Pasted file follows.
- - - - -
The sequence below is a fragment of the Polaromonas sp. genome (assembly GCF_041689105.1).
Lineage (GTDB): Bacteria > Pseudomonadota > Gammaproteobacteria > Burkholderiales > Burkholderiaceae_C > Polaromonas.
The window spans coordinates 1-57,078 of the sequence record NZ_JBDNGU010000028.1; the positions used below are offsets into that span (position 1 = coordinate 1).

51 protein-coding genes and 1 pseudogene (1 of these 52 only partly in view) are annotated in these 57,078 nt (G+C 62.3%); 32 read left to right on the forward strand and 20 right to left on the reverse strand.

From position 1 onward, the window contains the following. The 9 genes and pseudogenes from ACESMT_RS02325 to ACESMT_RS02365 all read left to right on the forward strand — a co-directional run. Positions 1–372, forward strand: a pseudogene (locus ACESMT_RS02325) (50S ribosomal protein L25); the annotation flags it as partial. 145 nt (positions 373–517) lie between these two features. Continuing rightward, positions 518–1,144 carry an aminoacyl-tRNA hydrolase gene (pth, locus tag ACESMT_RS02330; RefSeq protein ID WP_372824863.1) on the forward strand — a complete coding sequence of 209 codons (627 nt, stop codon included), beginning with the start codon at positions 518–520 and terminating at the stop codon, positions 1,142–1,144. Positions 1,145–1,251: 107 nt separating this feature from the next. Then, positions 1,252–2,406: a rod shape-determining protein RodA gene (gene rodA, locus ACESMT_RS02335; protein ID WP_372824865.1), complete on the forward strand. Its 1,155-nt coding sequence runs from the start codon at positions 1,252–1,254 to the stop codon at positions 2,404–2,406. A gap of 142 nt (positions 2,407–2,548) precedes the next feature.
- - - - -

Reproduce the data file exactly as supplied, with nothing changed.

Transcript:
The sequence below is a fragment of the Polaromonas sp. genome (assembly GCF_041689105.1).
Lineage (GTDB): Bacteria > Pseudomonadota > Gammaproteobacteria > Burkholderiales > Burkholderiaceae_C > Polaromonas.
The window spans coordinates 1-57,078 of the sequence record NZ_JBDNGU010000028.1; the positions used below are offsets into that span (position 1 = coordinate 1).

51 protein-coding genes and 1 pseudogene (1 of these 52 only partly in view) are annotated in these 57,078 nt (G+C 62.3%); 32 read left to right on the forward strand and 20 right to left on the reverse strand.

From position 1 onward, the window contains the following. The 9 genes and pseudogenes from ACESMT_RS02325 to ACESMT_RS02365 all read left to right on the forward strand — a co-directional run. Positions 1–372, forward strand: a pseudogene (locus ACESMT_RS02325) (50S ribosomal protein L25); the annotation flags it as partial. 145 nt (positions 373–517) lie between these two features. Continuing rightward, positions 518–1,144 carry an aminoacyl-tRNA hydrolase gene (pth, locus tag ACESMT_RS02330; RefSeq protein ID WP_372824863.1) on the forward strand — a complete coding sequence of 209 codons (627 nt, stop codon included), beginning with the start codon at positions 518–520 and terminating at the stop codon, positions 1,142–1,144. Positions 1,145–1,251: 107 nt separating this feature from the next. Then, positions 1,252–2,406: a rod shape-determining protein RodA gene (gene rodA, locus ACESMT_RS02335; protein ID WP_372824865.1), complete on the forward strand. Its 1,155-nt coding sequence runs from the start codon at positions 1,252–1,254 to the stop codon at positions 2,404–2,406. A gap of 142 nt (positions 2,407–2,548) precedes the next feature.